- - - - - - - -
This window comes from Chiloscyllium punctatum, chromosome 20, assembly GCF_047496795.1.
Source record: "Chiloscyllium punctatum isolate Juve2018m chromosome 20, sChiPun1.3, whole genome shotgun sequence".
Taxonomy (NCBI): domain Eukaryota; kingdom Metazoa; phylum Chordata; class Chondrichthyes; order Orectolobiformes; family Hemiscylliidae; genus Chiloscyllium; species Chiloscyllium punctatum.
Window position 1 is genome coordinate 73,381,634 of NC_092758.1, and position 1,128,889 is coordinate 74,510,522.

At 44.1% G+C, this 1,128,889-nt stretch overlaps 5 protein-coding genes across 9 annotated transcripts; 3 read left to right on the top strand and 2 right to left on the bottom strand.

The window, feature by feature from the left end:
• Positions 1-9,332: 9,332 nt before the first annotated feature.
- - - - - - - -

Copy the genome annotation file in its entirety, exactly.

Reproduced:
This window comes from Chiloscyllium punctatum, chromosome 20, assembly GCF_047496795.1.
Source record: "Chiloscyllium punctatum isolate Juve2018m chromosome 20, sChiPun1.3, whole genome shotgun sequence".
Taxonomy (NCBI): domain Eukaryota; kingdom Metazoa; phylum Chordata; class Chondrichthyes; order Orectolobiformes; family Hemiscylliidae; genus Chiloscyllium; species Chiloscyllium punctatum.
Window position 1 is genome coordinate 73,381,634 of NC_092758.1, and position 1,128,889 is coordinate 74,510,522.

At 44.1% G+C, this 1,128,889-nt stretch overlaps 5 protein-coding genes across 9 annotated transcripts; 3 read left to right on the top strand and 2 right to left on the bottom strand.

The window, feature by feature from the left end:
• Positions 1-9,332: 9,332 nt before the first annotated feature.